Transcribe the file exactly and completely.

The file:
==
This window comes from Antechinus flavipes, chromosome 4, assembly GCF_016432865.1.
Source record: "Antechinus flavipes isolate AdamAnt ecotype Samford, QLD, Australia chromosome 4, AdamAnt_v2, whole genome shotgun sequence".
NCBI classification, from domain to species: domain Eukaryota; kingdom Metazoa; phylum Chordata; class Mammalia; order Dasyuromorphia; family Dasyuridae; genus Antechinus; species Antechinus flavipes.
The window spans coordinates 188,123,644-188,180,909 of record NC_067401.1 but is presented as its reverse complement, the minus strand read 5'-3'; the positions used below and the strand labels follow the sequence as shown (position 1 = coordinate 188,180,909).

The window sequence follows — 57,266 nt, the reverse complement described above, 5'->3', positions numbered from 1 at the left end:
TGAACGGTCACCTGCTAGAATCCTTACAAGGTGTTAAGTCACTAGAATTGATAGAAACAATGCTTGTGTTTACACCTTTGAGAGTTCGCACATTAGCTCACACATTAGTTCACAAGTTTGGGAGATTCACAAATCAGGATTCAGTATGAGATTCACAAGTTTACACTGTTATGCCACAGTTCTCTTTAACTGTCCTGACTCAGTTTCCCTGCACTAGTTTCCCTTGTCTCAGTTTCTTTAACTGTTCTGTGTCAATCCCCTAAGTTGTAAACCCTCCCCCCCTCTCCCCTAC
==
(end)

This window comes from Antechinus flavipes, chromosome 4, assembly GCF_016432865.1.
Source record: "Antechinus flavipes isolate AdamAnt ecotype Samford, QLD, Australia chromosome 4, AdamAnt_v2, whole genome shotgun sequence".
NCBI classification, from domain to species: domain Eukaryota; kingdom Metazoa; phylum Chordata; class Mammalia; order Dasyuromorphia; family Dasyuridae; genus Antechinus; species Antechinus flavipes.
The window spans coordinates 188,123,644-188,180,909 of record NC_067401.1 but is presented as its reverse complement, the minus strand read 5'-3'; the positions used below and the strand labels follow the sequence as shown (position 1 = coordinate 188,180,909).

The window sequence follows — 57,266 nt, the reverse complement described above, 5'->3', positions numbered from 1 at the left end:
TGAACGGTCACCTGCTAGAATCCTTACAAGGTGTTAAGTCACTAGAATTGATAGAAACAATGCTTGTGTTTACACCTTTGAGAGTTCGCACATTAGCTCACACATTAGTTCACAAGTTTGGGAGATTCACAAATCAGGATTCAGTATGAGATTCACAAGTTTACACTGTTATGCCACAGTTCTCTTTAACTGTCCTGACTCAGTTTCCCTGCACTAGTTTCCCTTGTCTCAGTTTCTTTAACTGTTCTGTGTCAATCCCCTAAGTTGTAAACCCTCCCCCCCTCTCCCCTAC